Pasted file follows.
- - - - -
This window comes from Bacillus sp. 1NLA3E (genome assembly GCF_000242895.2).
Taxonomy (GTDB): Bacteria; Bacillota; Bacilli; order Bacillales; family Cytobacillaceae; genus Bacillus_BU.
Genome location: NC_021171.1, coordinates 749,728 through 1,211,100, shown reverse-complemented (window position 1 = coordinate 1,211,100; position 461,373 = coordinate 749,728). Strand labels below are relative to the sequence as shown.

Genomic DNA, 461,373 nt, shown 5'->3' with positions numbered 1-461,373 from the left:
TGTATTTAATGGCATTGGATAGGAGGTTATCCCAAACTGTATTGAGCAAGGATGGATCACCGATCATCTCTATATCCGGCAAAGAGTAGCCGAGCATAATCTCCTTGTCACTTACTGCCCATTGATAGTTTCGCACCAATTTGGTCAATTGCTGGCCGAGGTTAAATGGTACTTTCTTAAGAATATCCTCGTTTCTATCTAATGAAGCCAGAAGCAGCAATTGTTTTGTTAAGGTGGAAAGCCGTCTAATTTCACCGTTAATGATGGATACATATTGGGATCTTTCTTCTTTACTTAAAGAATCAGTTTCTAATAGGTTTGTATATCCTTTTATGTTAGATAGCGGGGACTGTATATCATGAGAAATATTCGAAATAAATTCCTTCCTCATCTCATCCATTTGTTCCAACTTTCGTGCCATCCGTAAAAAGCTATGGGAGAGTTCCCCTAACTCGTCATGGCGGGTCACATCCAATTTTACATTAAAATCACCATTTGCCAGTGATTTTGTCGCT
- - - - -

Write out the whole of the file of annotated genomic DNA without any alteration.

This window comes from Bacillus sp. 1NLA3E (genome assembly GCF_000242895.2).
Taxonomy (GTDB): Bacteria; Bacillota; Bacilli; order Bacillales; family Cytobacillaceae; genus Bacillus_BU.
Genome location: NC_021171.1, coordinates 749,728 through 1,211,100, shown reverse-complemented (window position 1 = coordinate 1,211,100; position 461,373 = coordinate 749,728). Strand labels below are relative to the sequence as shown.

Genomic DNA, 461,373 nt, shown 5'->3' with positions numbered 1-461,373 from the left:
TGTATTTAATGGCATTGGATAGGAGGTTATCCCAAACTGTATTGAGCAAGGATGGATCACCGATCATCTCTATATCCGGCAAAGAGTAGCCGAGCATAATCTCCTTGTCACTTACTGCCCATTGATAGTTTCGCACCAATTTGGTCAATTGCTGGCCGAGGTTAAATGGTACTTTCTTAAGAATATCCTCGTTTCTATCTAATGAAGCCAGAAGCAGCAATTGTTTTGTTAAGGTGGAAAGCCGTCTAATTTCACCGTTAATGATGGATACATATTGGGATCTTTCTTCTTTACTTAAAGAATCAGTTTCTAATAGGTTTGTATATCCTTTTATGTTAGATAGCGGGGACTGTATATCATGAGAAATATTCGAAATAAATTCCTTCCTCATCTCATCCATTTGTTCCAACTTTCGTGCCATCCGTAAAAAGCTATGGGAGAGTTCCCCTAACTCGTCATGGCGGGTCACATCCAATTTTACATTAAAATCACCATTTGCCAGTGATTTTGTCGCT